Albania's PM 'disappointed' but undaunted by drone incident
Relations between the two countries have been tense since a Tuesday incident in which a drone bearing a flag representing "Greater Albania," an area covering all parts of the Balkans where ethnic Albanians live, flew over a major soccer match between the Albanian and Serbian teams, prompting a brawl on the field and the cancellation of the game.
Serbian Interior Minister Nebojsa Stefanovic earlier on Thursday claimed the incident showed that Albania was "not mature enough" to join the European community.
"We feel really sad and we feel really disappointed about what happened and about how Serbian authorities are reacting. It's unbelievable," Rama said in an interview with Reuters.
But he said he would not allow the remarks, or claims by Serbian officials that his brother had been responsible for the drone, to derail his plans to visit the Serbian capital on Oct. 22, in what would be the first visit to that city by an Albanian leader in almost 70 years.
"We should not be driven by this kind of politics of the past and hatred of the past. We should not be driven by what happened at a soccer game," Rama said ahead of a speech at Harvard University, just outside Boston. "I am very determined to go ahead."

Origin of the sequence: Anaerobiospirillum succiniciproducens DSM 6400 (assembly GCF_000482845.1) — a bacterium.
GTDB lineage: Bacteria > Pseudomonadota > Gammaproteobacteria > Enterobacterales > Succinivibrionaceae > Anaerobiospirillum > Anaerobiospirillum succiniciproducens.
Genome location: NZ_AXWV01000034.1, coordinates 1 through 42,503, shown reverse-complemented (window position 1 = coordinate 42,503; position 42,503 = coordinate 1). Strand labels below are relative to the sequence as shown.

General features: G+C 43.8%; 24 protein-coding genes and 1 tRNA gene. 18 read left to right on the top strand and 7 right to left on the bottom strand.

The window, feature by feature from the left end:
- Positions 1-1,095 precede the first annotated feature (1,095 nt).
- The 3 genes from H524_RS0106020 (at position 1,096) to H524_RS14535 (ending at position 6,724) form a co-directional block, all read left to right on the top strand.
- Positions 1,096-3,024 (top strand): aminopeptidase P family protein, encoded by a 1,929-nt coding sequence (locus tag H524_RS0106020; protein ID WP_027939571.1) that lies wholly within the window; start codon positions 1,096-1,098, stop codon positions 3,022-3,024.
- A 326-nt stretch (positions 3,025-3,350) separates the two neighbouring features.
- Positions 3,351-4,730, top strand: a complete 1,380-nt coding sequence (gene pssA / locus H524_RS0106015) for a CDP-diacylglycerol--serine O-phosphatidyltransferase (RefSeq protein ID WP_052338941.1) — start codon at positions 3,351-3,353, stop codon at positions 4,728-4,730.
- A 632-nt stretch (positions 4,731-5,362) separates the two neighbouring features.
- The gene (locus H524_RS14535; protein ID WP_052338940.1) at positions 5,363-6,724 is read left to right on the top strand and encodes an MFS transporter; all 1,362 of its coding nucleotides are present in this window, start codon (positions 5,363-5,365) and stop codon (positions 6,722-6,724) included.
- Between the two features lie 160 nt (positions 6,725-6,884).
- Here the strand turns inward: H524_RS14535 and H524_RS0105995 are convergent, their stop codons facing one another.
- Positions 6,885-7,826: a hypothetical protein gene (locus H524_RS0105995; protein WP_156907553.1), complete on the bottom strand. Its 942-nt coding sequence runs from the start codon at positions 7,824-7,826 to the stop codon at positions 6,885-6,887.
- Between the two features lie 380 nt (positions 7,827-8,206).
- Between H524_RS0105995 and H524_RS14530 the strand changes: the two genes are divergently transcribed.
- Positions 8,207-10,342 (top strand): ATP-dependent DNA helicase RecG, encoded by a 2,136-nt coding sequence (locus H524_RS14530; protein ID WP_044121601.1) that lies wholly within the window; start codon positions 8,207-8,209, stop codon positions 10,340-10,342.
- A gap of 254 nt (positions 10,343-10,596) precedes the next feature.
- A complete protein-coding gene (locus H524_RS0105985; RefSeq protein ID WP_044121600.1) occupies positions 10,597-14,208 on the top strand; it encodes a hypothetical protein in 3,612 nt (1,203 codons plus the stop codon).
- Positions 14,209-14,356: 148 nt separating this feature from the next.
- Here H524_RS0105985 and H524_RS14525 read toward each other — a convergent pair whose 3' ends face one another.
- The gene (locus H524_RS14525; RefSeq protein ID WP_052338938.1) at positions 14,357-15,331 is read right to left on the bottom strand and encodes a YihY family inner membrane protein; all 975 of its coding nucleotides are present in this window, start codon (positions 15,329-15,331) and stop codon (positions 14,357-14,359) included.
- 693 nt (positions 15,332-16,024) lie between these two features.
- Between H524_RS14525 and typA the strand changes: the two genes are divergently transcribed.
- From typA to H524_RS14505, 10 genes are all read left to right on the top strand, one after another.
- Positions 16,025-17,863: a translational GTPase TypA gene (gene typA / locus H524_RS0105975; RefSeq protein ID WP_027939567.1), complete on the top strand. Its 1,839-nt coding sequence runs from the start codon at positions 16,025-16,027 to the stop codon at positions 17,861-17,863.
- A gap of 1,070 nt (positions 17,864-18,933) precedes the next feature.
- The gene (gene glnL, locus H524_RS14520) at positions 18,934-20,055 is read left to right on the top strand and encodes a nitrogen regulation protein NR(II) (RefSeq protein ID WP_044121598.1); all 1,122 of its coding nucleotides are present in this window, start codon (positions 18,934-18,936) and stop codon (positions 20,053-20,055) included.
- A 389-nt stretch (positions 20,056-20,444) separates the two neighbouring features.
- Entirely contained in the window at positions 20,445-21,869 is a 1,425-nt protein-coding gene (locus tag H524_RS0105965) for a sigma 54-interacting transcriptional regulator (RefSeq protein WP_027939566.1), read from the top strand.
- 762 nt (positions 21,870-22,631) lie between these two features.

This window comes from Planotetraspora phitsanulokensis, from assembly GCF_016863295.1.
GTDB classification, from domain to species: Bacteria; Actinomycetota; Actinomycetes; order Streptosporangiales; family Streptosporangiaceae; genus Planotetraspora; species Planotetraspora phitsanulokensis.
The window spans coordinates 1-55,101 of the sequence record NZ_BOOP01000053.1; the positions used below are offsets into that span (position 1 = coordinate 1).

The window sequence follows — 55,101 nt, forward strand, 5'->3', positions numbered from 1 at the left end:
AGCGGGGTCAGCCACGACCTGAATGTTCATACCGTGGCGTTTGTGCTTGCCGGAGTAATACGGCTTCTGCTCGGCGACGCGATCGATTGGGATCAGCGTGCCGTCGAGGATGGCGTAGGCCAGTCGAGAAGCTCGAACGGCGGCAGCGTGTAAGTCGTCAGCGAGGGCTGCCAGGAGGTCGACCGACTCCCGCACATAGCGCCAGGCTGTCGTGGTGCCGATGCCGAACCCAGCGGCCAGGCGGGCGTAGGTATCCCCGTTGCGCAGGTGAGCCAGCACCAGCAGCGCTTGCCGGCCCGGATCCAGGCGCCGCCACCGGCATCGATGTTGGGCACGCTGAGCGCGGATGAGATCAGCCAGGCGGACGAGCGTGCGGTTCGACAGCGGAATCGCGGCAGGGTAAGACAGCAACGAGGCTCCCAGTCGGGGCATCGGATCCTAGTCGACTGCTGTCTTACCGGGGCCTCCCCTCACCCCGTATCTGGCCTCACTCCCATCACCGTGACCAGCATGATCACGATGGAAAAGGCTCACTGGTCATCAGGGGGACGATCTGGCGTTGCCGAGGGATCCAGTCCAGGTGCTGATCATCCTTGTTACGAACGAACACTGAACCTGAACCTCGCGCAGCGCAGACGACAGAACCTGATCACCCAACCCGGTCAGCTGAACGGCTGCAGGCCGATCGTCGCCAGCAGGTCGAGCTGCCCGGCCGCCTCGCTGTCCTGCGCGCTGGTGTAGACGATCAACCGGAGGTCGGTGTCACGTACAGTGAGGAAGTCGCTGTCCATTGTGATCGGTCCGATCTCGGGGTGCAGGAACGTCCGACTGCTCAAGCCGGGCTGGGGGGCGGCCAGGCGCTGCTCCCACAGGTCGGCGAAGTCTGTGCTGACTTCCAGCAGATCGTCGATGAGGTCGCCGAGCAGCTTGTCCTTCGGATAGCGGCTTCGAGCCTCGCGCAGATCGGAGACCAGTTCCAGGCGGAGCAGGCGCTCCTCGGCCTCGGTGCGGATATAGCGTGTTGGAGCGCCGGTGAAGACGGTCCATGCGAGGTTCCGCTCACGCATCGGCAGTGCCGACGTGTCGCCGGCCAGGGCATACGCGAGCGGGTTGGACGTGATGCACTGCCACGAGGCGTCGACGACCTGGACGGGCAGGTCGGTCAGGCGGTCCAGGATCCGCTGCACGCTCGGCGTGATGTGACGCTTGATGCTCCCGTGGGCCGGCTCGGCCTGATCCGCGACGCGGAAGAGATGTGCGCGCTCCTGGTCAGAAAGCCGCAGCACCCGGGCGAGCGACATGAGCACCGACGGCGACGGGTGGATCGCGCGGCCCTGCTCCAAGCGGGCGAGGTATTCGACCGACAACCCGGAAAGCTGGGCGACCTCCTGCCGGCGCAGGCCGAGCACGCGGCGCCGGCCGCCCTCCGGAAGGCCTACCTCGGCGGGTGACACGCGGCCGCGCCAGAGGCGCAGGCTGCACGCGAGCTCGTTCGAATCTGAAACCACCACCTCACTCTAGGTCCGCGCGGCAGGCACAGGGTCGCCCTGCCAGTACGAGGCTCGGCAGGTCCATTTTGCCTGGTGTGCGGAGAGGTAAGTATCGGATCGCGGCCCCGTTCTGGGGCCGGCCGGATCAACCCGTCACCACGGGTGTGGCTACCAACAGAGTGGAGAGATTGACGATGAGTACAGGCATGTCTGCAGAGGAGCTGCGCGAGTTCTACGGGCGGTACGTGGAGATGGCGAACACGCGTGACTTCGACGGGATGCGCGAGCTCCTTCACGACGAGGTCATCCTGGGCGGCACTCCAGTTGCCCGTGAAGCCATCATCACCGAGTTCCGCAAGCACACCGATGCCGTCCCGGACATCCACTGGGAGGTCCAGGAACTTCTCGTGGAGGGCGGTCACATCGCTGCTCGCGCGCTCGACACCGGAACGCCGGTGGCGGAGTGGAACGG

The Albanian team fled the field at Tuesday's match, held in the run-up to the Euro 2016 championships. Riot police were called in to disperse the crowd.
Rama noted that, in an effort to avoid any violent outbursts, Albania had sent no fans to the game other than a contingent of 45 dignitaries including his brother. The group was searched carefully by Serbian authorities, he added.
"I don't see how someone could have brought in a drone or a flag when even scarves with Albanian symbols were not allowed to enter the stadium," Rama said. "It's clear that the flying object came from out of the stadium."
He also asked why media accounts to the game played down the crowd shouting threats to kill Albanians, using an ethnic slur.
Both Serbia and Albania aim one day to join the European Union. Relations between the two have long been marked by tensions over Serbia's former province of Kosovo, which has an ethnic-Albanian majority and declared independence in 2008.
"We are not going to respond in the same old way of a region that has suffered so much from this old way, from a region that has finally found peace," Rama said. "We are in peace not because we became angels but because we are all convinced that Europe is our destination and we want to be part of the European family of nations as members of the European Union."